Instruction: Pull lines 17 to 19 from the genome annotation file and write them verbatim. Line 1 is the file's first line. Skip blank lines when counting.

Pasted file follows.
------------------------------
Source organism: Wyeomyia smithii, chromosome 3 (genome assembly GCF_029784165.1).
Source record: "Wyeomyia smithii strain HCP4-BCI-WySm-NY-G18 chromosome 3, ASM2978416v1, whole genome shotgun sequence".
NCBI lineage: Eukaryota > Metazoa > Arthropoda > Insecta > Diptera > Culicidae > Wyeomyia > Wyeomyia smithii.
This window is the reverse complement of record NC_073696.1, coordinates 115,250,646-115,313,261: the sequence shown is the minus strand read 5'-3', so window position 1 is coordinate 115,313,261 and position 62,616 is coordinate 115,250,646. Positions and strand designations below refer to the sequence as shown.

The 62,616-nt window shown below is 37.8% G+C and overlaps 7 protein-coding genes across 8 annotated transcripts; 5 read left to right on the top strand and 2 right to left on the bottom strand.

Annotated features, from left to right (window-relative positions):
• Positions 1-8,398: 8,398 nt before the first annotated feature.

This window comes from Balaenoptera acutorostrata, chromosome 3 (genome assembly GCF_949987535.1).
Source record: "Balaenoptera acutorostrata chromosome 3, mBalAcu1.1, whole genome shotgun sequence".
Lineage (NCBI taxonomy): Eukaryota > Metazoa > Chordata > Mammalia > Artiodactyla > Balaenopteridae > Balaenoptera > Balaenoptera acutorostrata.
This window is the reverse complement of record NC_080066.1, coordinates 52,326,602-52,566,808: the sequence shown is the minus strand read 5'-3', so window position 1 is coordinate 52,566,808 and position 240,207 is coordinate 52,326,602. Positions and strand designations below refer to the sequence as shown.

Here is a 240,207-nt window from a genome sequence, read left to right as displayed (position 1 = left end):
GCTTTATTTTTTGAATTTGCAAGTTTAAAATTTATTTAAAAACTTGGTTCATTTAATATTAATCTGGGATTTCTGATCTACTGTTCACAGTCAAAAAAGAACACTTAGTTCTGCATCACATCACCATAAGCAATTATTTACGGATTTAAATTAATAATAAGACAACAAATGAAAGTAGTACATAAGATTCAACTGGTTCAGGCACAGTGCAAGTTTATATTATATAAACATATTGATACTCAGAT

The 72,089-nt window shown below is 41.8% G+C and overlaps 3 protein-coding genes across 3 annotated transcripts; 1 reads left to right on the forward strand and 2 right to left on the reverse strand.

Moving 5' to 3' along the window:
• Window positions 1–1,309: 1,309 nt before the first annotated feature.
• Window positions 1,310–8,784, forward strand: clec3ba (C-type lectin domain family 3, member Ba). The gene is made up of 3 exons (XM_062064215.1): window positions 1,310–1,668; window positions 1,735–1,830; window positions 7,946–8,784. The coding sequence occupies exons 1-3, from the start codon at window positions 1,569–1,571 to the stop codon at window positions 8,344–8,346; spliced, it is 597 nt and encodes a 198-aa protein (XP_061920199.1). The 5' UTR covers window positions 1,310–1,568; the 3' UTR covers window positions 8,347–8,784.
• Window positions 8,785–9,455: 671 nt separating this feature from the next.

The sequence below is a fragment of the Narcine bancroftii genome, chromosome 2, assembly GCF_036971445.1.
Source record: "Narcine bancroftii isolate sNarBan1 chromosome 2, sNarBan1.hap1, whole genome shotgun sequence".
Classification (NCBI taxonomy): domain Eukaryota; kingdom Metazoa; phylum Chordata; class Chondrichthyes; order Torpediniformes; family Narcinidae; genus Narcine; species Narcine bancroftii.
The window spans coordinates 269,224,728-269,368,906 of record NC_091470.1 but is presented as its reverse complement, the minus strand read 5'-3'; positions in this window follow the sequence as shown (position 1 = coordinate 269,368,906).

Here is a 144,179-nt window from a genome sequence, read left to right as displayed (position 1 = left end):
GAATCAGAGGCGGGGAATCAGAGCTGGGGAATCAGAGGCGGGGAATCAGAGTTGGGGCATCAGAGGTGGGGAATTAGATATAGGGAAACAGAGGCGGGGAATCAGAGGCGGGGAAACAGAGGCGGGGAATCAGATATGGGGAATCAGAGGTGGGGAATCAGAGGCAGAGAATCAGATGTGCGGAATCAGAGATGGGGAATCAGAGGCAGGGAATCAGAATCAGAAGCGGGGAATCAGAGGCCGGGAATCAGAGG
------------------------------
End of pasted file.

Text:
• Window positions 1,310–8,784, forward strand: clec3ba (C-type lectin domain family 3, member Ba). The gene is made up of 3 exons (XM_062064215.1): window positions 1,310–1,668; window positions 1,735–1,830; window positions 7,946–8,784. The coding sequence occupies exons 1-3, from the start codon at window positions 1,569–1,571 to the stop codon at window positions 8,344–8,346; spliced, it is 597 nt and encodes a 198-aa protein (XP_061920199.1). The 5' UTR covers window positions 1,310–1,568; the 3' UTR covers window positions 8,347–8,784.
• Window positions 8,785–9,455: 671 nt separating this feature from the next.

The sequence below is a fragment of the Narcine bancroftii genome, chromosome 2, assembly GCF_036971445.1.